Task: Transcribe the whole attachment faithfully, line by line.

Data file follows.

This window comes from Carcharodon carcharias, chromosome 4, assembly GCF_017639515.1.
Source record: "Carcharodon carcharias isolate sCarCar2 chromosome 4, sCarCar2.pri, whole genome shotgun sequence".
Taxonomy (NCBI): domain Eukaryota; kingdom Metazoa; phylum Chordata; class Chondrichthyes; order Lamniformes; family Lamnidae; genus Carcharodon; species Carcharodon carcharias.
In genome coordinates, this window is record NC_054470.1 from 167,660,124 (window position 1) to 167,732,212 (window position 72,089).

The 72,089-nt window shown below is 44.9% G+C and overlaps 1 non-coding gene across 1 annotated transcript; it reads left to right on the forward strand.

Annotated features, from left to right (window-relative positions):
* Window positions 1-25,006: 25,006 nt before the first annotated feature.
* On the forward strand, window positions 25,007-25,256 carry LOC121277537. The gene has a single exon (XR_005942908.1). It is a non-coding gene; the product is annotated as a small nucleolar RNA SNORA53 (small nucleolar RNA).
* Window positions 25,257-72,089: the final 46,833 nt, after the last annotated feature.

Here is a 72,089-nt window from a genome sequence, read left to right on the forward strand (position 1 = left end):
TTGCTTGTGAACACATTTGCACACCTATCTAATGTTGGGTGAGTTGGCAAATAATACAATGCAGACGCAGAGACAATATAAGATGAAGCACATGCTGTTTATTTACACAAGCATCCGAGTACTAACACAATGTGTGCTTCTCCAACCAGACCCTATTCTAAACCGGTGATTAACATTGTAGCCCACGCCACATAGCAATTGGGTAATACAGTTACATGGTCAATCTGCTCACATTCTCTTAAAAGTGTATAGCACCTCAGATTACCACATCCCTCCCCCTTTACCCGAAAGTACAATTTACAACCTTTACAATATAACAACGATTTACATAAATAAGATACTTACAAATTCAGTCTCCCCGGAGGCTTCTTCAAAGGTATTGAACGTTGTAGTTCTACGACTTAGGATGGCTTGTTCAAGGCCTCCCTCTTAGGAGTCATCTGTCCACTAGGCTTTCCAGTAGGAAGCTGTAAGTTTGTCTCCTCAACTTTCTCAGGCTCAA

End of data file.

This window comes from Carcharodon carcharias, chromosome 4, assembly GCF_017639515.1.
Source record: "Carcharodon carcharias isolate sCarCar2 chromosome 4, sCarCar2.pri, whole genome shotgun sequence".
Taxonomy (NCBI): domain Eukaryota; kingdom Metazoa; phylum Chordata; class Chondrichthyes; order Lamniformes; family Lamnidae; genus Carcharodon; species Carcharodon carcharias.
In genome coordinates, this window is record NC_054470.1 from 167,660,124 (window position 1) to 167,732,212 (window position 72,089).

The 72,089-nt window shown below is 44.9% G+C and overlaps 1 non-coding gene across 1 annotated transcript; it reads left to right on the forward strand.

Annotated features, from left to right (window-relative positions):
* Window positions 1-25,006: 25,006 nt before the first annotated feature.
* On the forward strand, window positions 25,007-25,256 carry LOC121277537. The gene has a single exon (XR_005942908.1). It is a non-coding gene; the product is annotated as a small nucleolar RNA SNORA53 (small nucleolar RNA).
* Window positions 25,257-72,089: the final 46,833 nt, after the last annotated feature.

Here is a 72,089-nt window from a genome sequence, read left to right on the forward strand (position 1 = left end):
TTGCTTGTGAACACATTTGCACACCTATCTAATGTTGGGTGAGTTGGCAAATAATACAATGCAGACGCAGAGACAATATAAGATGAAGCACATGCTGTTTATTTACACAAGCATCCGAGTACTAACACAATGTGTGCTTCTCCAACCAGACCCTATTCTAAACCGGTGATTAACATTGTAGCCCACGCCACATAGCAATTGGGTAATACAGTTACATGGTCAATCTGCTCACATTCTCTTAAAAGTGTATAGCACCTCAGATTACCACATCCCTCCCCCTTTACCCGAAAGTACAATTTACAACCTTTACAATATAACAACGATTTACATAAATAAGATACTTACAAATTCAGTCTCCCCGGAGGCTTCTTCAAAGGTATTGAACGTTGTAGTTCTACGACTTAGGATGGCTTGTTCAAGGCCTCCCTCTTAGGAGTCATCTGTCCACTAGGCTTTCCAGTAGGAAGCTGTAAGTTTGTCTCCTCAACTTTCTCAGGCTCAA